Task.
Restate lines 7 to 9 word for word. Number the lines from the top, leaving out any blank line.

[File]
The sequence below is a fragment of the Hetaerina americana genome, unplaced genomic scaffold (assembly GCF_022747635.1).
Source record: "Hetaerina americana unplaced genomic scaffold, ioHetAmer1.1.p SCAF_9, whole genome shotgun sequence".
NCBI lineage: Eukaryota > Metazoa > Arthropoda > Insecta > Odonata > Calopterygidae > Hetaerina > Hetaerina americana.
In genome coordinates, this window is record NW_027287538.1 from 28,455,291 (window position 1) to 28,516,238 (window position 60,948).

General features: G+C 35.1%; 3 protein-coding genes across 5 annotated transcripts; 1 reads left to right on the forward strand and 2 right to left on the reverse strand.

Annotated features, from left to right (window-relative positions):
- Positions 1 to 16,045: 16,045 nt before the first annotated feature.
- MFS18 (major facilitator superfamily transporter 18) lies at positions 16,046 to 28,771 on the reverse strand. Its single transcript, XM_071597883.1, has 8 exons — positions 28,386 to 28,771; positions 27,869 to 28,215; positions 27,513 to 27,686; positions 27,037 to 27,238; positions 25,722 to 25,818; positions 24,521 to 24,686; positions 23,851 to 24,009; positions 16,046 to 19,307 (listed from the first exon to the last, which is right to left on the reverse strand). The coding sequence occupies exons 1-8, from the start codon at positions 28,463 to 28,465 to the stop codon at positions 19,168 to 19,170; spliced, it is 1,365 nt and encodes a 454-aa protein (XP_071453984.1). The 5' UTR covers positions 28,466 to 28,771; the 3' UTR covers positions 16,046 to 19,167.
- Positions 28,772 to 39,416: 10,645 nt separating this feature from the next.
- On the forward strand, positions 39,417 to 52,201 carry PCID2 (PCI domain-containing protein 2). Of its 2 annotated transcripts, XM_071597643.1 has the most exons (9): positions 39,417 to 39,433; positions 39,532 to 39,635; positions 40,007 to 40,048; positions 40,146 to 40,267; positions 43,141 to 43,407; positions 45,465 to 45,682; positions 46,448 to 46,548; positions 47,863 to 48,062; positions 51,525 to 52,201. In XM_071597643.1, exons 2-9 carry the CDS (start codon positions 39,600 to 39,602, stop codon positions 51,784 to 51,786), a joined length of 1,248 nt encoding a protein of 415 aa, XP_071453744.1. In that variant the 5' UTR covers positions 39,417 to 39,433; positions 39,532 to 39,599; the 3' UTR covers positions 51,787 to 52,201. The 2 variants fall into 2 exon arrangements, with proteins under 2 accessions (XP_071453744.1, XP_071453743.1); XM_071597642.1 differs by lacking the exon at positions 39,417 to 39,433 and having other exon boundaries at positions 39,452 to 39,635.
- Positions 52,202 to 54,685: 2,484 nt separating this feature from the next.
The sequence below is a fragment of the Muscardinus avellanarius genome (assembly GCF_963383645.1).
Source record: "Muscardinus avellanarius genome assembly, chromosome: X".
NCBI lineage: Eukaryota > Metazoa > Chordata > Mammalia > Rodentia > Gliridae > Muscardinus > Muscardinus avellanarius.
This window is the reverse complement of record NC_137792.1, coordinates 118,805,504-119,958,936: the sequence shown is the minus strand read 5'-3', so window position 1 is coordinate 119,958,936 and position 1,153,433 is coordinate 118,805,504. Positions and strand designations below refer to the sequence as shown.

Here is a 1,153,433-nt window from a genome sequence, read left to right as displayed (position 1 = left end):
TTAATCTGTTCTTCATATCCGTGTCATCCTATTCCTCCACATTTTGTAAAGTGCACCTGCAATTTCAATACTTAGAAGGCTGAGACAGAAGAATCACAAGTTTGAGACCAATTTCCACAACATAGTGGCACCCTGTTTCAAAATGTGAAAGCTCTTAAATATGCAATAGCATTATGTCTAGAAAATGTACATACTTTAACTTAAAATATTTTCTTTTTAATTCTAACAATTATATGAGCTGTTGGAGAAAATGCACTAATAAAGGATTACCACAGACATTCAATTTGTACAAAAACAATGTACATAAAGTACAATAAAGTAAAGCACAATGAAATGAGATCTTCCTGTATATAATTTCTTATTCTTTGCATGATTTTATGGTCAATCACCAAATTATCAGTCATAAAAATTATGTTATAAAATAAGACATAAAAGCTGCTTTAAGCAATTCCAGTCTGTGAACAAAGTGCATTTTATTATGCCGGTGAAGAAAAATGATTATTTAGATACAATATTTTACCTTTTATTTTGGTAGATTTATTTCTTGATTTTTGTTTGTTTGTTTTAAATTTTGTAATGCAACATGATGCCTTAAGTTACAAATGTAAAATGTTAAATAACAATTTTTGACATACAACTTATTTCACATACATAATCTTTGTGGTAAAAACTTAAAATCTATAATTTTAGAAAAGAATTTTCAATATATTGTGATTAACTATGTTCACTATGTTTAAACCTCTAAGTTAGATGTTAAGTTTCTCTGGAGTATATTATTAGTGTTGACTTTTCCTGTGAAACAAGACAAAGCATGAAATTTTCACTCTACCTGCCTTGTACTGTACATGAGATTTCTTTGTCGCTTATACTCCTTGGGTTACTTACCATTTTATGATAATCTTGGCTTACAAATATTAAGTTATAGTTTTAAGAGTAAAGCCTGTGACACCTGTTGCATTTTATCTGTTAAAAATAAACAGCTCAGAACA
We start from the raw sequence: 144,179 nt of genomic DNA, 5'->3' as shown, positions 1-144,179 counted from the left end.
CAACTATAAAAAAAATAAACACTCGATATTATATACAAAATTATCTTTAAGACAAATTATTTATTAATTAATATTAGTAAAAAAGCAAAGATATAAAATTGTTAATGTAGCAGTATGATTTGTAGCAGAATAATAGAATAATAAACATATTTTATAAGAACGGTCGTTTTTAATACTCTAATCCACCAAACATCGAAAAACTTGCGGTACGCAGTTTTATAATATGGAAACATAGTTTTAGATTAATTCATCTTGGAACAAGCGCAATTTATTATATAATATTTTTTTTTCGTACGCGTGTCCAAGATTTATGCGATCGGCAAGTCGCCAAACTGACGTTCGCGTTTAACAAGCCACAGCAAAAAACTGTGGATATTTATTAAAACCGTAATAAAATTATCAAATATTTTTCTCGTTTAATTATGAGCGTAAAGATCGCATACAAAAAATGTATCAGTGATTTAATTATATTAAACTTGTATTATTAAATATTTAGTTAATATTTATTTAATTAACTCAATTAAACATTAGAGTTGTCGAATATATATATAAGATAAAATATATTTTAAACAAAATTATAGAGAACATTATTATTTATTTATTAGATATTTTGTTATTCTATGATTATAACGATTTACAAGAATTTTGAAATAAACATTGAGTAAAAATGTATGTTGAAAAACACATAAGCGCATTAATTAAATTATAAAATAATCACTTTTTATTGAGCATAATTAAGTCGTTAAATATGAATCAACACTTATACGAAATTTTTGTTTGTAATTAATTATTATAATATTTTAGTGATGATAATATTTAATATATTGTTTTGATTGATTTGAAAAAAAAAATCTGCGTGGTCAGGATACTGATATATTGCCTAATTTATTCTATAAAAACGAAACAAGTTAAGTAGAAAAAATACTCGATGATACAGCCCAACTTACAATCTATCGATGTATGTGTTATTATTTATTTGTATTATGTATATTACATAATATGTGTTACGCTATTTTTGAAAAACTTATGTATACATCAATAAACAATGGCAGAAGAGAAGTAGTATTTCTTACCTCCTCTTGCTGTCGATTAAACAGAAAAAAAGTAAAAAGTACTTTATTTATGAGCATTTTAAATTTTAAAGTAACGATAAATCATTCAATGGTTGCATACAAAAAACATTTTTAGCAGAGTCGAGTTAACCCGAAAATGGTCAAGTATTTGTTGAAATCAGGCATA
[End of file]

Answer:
- Positions 1 to 16,045: 16,045 nt before the first annotated feature.
- MFS18 (major facilitator superfamily transporter 18) lies at positions 16,046 to 28,771 on the reverse strand. Its single transcript, XM_071597883.1, has 8 exons — positions 28,386 to 28,771; positions 27,869 to 28,215; positions 27,513 to 27,686; positions 27,037 to 27,238; positions 25,722 to 25,818; positions 24,521 to 24,686; positions 23,851 to 24,009; positions 16,046 to 19,307 (listed from the first exon to the last, which is right to left on the reverse strand). The coding sequence occupies exons 1-8, from the start codon at positions 28,463 to 28,465 to the stop codon at positions 19,168 to 19,170; spliced, it is 1,365 nt and encodes a 454-aa protein (XP_071453984.1). The 5' UTR covers positions 28,466 to 28,771; the 3' UTR covers positions 16,046 to 19,167.
- Positions 28,772 to 39,416: 10,645 nt separating this feature from the next.